Meet blood stem cell donor Cristina
My name is Cristina, I live in UK and I work as a nurse! I’m a wife and a mum of a cheeky little girl. I like outdoors, playing guitar and listen to music!
Q: How did you hear about DKMS and blood stem cell donation?
I heard about DKMS because in the hospital where I work they were (and still are) looking for a match for young girl who is fighting blood cancer. Being a mum, I couldn’t hesitate! Thinking about her I joined DMKS straight away and I requested my swab kit hoping to be a match either for her or for somebody else in the world.
Q: How did you feel when you were told you were a match for someone?
I thought it was never going to happen, or maybe that it would have taken years and years, but actually less than 11 months after my registration I got that phone call: “You’re a possible match for a patient!”. That was one of the best feeling ever, I was so happy to be able to help someone and I felt really honoured.
Q: What did the donation involve?
The donation involved some medical checks like blood tests and ECG in London to ensure that I was the best match for the patient.
When they got the confirmation, I was given instructions to follow before I could donate. I had four injections of a growth factor called G-CSF to enable my body to start producing more stem cells. The injections gave me some mild back pain which was fine after taking paracetamol. This had been explained to me beforehand so I was prepared.
I went to a London hospital to begin the blood stem cell donation, which involved using a PBSC machine to slowly collect my blood stem cells. My donation took most of the day; I had to come back also the next day for the same procedure. They explained to me that the amount of stem cell collected on the first day wasn’t enough for the target needed for my patient, as I’m quite petite.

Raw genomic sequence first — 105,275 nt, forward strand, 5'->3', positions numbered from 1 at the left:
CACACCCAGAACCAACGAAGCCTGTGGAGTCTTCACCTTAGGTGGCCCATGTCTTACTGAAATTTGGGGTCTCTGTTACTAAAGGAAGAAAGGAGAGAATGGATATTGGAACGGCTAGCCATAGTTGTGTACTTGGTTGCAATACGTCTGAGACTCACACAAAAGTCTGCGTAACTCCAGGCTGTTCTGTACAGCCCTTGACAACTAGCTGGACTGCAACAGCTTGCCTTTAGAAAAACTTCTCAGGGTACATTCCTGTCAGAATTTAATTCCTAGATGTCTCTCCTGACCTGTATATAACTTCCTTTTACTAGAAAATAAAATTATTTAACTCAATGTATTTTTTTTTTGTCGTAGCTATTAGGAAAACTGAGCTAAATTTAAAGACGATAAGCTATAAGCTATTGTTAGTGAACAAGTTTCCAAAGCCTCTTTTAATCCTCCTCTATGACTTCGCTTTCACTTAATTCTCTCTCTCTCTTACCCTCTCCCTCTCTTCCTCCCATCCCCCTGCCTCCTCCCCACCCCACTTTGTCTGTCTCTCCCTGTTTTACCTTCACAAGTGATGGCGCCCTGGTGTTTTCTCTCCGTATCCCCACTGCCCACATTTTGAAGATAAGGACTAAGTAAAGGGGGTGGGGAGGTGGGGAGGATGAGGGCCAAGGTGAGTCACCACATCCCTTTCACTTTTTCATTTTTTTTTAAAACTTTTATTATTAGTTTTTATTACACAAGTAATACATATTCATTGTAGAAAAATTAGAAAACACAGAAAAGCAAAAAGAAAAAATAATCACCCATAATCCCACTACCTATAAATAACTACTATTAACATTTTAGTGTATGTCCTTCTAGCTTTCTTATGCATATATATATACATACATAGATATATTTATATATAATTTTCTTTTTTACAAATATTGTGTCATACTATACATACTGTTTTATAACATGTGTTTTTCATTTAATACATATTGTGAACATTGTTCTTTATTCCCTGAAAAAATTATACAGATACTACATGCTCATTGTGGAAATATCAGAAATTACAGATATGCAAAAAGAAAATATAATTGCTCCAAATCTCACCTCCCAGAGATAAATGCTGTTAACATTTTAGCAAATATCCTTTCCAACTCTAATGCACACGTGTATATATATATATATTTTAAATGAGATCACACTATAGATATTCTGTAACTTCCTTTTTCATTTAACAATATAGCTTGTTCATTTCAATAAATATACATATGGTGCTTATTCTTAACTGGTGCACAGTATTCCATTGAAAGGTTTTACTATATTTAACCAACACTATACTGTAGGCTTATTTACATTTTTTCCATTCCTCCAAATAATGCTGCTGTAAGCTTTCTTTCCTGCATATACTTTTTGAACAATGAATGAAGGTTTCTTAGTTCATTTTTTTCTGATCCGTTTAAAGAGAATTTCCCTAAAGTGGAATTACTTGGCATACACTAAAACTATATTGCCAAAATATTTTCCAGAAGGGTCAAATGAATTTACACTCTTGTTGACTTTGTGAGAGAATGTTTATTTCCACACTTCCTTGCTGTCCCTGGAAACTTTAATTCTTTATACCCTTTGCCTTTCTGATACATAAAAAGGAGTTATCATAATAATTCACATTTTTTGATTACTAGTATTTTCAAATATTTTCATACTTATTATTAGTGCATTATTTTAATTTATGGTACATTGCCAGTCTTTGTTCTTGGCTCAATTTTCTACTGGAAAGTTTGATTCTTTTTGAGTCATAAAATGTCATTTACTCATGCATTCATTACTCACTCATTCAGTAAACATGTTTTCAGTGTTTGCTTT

The hospital was lovely and so were the staff. I spent the time watching movies on my phone and being in touch with friends and family.
Q: How did you feel after your donation?
I felt generally ok, a bit tired but nothing terrible, I managed to go back home by train on my own so it was absolutely fine.
Q: What does the donation mean to you?
It means a lot for me being able to help another person to have a second chance at life. Because of my work I try to do it every day, but this was on completely another level, the feeling was stronger as I was 100% involved in the process with my whole body.
Q: What would you say to anyone who might be considering registering as a potential blood stem cell donor?
Please do it! There are lots of people out there waiting for a miracle to save their life, and this miracle might only be you and nothing else!